Real places and impossible spaces: Foucault's Heterotopia in the fiction of James Joyce, Vladimir Nabokov, and W.G. Sebald

Knight, Kelvin (2014) Real places and impossible spaces: Foucault's Heterotopia in the fiction of James Joyce, Vladimir Nabokov, and W.G. Sebald. Doctoral thesis, University of East Anglia.

[thumbnail of 2014KnightKTPhD.pdf]
Download (1MB) | Preview


This thesis looks to restore Michel Foucault’s concept of the heterotopia to its literary origins, and to examine its changing status as a literary motif through the course of twentieth-century fiction. Initially described as an impossible space, representable only in language, the term has found a wider audience in its definition as a kind of real place that exists outside of all other space. Examples of these semi-mythical sites include the prison, the theatre, the garden, the library, the museum, the brothel, the ship, and the mirror. Here, however, I argue that the heterotopia was never intended as a tool for the study of real urban places, but rather pertains to fictional representations of these sites, which allow authors to open up unthinkable configurations of space.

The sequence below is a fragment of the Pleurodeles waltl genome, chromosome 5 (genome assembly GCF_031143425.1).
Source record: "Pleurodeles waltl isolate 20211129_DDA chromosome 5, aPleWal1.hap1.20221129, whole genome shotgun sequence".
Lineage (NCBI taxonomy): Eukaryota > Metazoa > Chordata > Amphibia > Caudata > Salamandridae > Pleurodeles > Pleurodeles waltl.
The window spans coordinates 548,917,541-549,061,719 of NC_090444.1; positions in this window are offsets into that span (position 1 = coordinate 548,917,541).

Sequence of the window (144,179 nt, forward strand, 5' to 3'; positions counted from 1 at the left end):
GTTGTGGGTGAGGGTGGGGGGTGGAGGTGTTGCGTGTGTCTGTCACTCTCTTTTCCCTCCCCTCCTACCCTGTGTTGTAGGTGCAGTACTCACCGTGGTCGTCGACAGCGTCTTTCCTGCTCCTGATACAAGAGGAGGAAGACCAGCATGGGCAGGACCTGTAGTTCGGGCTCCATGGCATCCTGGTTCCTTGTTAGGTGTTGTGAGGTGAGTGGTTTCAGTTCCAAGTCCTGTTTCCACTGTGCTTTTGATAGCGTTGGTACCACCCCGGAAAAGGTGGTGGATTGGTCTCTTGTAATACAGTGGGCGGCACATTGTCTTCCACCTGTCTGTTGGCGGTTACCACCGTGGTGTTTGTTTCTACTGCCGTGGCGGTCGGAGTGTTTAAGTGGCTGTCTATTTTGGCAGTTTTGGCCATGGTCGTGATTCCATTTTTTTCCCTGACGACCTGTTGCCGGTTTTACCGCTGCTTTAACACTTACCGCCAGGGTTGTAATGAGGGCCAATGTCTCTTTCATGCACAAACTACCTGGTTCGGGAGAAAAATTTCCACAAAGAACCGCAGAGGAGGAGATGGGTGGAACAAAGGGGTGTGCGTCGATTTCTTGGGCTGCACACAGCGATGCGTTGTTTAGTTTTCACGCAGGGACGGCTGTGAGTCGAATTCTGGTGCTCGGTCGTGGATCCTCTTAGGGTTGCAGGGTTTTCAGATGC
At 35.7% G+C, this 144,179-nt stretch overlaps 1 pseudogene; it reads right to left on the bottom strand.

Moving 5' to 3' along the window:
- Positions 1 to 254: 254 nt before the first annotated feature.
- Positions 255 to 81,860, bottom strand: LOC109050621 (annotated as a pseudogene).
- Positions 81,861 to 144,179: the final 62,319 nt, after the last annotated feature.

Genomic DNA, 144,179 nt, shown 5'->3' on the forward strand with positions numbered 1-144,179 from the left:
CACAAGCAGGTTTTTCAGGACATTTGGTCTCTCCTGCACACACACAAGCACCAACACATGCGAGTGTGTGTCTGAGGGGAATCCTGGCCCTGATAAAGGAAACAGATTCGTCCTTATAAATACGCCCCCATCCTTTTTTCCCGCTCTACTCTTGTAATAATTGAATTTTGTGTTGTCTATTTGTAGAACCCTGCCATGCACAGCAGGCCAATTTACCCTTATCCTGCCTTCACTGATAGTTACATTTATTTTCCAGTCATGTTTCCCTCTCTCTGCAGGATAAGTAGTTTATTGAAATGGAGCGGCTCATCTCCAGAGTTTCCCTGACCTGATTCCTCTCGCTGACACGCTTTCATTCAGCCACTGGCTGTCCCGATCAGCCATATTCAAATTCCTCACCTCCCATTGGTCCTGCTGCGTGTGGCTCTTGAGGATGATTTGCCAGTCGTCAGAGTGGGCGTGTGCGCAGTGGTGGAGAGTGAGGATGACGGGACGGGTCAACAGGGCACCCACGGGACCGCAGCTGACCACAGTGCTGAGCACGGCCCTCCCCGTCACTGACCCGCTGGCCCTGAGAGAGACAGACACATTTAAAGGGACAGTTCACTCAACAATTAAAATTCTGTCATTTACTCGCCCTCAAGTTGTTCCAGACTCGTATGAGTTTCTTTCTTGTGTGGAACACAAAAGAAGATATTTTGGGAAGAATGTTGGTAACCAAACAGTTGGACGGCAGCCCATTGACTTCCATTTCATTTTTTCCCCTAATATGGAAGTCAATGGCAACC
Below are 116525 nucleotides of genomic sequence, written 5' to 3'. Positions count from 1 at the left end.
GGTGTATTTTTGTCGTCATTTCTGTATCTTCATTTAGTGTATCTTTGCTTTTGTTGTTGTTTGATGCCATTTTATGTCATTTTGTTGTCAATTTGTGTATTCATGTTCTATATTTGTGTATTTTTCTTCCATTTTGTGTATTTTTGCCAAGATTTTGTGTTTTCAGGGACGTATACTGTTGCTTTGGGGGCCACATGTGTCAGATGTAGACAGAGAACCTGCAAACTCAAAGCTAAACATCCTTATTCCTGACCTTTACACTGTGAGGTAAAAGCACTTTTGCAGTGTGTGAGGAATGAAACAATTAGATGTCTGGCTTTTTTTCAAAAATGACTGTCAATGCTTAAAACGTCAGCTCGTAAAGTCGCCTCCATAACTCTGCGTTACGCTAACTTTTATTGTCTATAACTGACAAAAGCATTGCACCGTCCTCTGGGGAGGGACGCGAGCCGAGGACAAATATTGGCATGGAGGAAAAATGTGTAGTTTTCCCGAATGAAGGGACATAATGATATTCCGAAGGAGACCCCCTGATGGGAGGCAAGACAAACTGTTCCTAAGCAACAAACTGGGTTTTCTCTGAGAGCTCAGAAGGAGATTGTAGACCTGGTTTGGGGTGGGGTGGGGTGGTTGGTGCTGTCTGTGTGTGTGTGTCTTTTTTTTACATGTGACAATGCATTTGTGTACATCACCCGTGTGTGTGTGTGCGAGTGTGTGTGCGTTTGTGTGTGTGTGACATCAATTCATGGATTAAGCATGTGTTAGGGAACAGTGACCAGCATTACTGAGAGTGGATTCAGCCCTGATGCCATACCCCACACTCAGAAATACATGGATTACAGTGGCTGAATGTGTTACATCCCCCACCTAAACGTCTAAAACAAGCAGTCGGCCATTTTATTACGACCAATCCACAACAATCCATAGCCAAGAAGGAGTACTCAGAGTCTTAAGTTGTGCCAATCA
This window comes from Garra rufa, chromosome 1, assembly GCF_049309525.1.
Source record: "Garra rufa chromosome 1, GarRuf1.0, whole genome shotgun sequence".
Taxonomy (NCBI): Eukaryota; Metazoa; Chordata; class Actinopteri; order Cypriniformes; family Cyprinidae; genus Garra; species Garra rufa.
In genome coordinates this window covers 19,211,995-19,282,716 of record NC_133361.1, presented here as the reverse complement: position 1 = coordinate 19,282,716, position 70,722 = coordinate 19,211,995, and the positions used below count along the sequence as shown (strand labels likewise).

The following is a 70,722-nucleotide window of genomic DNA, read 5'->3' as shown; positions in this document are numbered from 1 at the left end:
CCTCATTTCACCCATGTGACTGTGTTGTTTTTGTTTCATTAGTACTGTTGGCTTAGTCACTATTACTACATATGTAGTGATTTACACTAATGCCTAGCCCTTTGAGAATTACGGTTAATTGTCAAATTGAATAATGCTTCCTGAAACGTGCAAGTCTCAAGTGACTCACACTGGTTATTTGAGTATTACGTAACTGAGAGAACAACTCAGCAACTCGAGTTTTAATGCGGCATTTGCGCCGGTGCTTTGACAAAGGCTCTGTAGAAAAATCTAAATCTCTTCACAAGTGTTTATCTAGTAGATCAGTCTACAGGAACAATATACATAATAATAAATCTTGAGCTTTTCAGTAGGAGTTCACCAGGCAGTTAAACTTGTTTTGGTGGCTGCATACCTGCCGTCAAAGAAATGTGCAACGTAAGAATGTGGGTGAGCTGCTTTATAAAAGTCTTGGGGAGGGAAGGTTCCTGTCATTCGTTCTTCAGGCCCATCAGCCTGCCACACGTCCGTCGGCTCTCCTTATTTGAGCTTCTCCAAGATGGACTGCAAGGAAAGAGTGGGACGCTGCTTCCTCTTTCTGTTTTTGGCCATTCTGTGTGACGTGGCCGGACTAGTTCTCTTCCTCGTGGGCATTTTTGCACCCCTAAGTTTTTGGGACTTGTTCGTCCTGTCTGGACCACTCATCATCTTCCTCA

Specifically, I focus on three writers whose work contains numerous examples of these places, and who shared the circumstance of spending the majority of their lives in exile: James Joyce, Vladimir Nabokov, and W.G. Sebald. In each case, I argue that these sites figure the experience of exteriority constituted by exile, providing these authors with an alternative perspective from which to perform a particular kind of contestation. In Ulysses, I argue, they allow Joyce to interrogate the notion of a unified Irish identity by bringing into question the space that constitutes the common locus upon which the nation is founded. In Nabokov’s Ada, they help the author to create a world that transcends the discontinuities of his transnational biography, but also serve to contest this unreal world. In Sebald’s fiction, finally, we find a critique of Foucault’s concept. In relation to the Holocaust, he questions the validity of the heterotopia by bringing into doubt the equation of space and thought upon which it is established.

Item Type: Thesis (Doctoral)
Faculty \ School: Faculty of Arts and Humanities > School of Literature and Creative Writing
Depositing User: Users 5605 not found.
Date Deposited: 20 Oct 2014 14:17
Last Modified: 20 Oct 2014 14:17

Actions (login required)

View Item View Item